THE EFFECTS OF VIRAL DOSE ON THE KINETICS OF ADAPTIVE AND INNATE IMMUNE RESPONSE DURING INTRAVAGINAL INFECTION
Miles Oliva1,2, Shomyseh Sanjabi3.
1University of California, San Francisco, San Francisco, CA, 2Columbia Pacific University, San Francisco, CA, 3Gladstone Institutes, San Francisco, CA.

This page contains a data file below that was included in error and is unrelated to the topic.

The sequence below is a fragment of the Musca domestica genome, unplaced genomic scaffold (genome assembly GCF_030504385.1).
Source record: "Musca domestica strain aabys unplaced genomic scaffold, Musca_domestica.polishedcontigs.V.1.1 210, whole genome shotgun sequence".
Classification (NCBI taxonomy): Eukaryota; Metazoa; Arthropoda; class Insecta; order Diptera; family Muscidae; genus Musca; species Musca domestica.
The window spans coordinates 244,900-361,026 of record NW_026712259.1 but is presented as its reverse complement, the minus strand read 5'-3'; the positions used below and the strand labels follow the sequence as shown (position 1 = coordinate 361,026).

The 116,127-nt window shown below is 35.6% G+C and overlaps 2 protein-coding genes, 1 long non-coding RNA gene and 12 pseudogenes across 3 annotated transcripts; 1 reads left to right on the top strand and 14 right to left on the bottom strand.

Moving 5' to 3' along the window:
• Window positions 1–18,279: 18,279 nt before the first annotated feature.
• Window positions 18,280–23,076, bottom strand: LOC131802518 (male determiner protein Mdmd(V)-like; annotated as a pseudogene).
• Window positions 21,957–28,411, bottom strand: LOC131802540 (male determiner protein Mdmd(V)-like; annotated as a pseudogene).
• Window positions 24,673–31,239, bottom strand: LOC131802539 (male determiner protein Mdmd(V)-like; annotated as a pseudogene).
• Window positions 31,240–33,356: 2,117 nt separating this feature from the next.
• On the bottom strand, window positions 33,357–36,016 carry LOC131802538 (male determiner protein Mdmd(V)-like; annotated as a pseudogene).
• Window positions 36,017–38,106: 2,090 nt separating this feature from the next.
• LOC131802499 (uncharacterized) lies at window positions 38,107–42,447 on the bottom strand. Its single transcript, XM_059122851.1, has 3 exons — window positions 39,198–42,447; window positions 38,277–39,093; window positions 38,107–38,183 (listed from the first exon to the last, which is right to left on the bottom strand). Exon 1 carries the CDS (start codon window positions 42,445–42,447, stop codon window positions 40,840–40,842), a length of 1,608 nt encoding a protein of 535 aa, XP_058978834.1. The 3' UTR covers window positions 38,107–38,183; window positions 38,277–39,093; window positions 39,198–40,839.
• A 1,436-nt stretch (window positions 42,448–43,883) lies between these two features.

Innate and adaptive immunity defends against viral infections in mammals. CD8 T-cells, an essential component of adaptive immunity, must expand in number quickly enough to successfully suppress viral load. In the study of HIV, it is believed that during mucosal infection, CD8 T-cell response is delayed and dampened compared with systemic infection. Using lymphocytic choriomeningitis virus (LCMV), the Sanjabi lab has evidence that a sub-optimal innate immune activation is responsible for this defect in CD8 T-cell response after vaginal viral infection. This may be due either to the tolerogenic mucosal environment that inhibits increased innate immune activation, or due to inefficiency in viral transmission across the mucosal barrier. However, it is still unknown why a mucosal infection elicits a delayed and diminished immune response. To address these possibilities, we vaginally infected three cohorts of mice with different doses of LCMV (1x, 2x, or 4x viral load per mouse, respectively), and monitored each cohort’s innate and adaptive immune activation in the female reproductive tract (FRT), draining lymph nodes, spleen, and peripheral blood lymphocytes. We have found that, during the period from 3 to 5 days after infection, the lower FRT experiences an increase in viral load while the iliac lymph node begins to clear the virus. Furthermore, increasing viral doses leads to more robust and faster CD8 T-cell responses. These results further confirm that the FRT environment inhibits efficient immune response and that increasing viral titrations alters CD8 T-cell kinetics.